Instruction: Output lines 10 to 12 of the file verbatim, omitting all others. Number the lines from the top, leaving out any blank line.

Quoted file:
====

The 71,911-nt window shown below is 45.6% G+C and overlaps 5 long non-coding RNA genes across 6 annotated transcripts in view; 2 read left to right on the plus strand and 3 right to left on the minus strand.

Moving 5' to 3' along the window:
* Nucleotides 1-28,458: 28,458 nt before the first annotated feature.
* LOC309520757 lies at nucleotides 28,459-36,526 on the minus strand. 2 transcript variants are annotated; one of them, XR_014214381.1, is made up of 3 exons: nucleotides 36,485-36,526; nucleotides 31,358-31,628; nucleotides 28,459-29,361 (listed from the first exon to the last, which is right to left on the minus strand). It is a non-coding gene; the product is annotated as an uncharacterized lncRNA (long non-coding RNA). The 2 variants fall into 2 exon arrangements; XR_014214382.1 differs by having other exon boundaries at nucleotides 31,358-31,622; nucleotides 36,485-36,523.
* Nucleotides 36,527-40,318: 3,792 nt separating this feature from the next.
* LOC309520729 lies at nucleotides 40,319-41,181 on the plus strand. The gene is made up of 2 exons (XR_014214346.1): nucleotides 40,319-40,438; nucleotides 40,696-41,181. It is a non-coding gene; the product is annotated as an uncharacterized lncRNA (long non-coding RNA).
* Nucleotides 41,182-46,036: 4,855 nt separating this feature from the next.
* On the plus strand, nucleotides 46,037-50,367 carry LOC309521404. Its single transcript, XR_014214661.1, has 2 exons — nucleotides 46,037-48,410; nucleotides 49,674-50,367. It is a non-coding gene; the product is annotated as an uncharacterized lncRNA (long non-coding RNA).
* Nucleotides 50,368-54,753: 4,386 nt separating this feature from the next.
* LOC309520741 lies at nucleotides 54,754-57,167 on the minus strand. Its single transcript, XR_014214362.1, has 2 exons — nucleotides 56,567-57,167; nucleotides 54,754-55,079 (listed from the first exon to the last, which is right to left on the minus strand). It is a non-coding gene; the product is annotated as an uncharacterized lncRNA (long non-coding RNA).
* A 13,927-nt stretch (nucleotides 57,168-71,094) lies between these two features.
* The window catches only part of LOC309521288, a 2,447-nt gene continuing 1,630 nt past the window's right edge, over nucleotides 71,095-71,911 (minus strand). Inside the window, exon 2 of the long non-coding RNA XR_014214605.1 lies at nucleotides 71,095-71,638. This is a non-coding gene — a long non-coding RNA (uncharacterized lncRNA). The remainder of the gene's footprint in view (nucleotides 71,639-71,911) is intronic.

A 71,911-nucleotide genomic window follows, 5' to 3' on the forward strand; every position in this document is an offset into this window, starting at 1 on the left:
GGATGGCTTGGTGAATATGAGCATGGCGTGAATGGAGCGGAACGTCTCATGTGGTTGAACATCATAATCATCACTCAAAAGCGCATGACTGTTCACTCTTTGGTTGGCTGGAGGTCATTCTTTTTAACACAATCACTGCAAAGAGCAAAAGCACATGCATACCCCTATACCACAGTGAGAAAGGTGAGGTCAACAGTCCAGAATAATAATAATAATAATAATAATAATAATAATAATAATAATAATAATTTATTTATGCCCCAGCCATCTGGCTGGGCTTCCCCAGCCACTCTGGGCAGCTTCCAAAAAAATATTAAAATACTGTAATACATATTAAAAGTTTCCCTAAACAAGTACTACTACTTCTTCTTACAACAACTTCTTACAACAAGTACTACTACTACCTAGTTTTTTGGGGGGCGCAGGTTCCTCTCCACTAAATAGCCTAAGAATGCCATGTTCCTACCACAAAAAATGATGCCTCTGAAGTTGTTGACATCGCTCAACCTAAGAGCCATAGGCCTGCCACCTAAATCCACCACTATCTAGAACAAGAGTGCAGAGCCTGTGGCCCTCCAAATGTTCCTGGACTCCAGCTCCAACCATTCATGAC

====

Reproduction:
* LOC309520741 lies at nucleotides 54,754-57,167 on the minus strand. Its single transcript, XR_014214362.1, has 2 exons — nucleotides 56,567-57,167; nucleotides 54,754-55,079 (listed from the first exon to the last, which is right to left on the minus strand). It is a non-coding gene; the product is annotated as an uncharacterized lncRNA (long non-coding RNA).
* A 13,927-nt stretch (nucleotides 57,168-71,094) lies between these two features.
* The window catches only part of LOC309521288, a 2,447-nt gene continuing 1,630 nt past the window's right edge, over nucleotides 71,095-71,911 (minus strand). Inside the window, exon 2 of the long non-coding RNA XR_014214605.1 lies at nucleotides 71,095-71,638. This is a non-coding gene — a long non-coding RNA (uncharacterized lncRNA). The remainder of the gene's footprint in view (nucleotides 71,639-71,911) is intronic.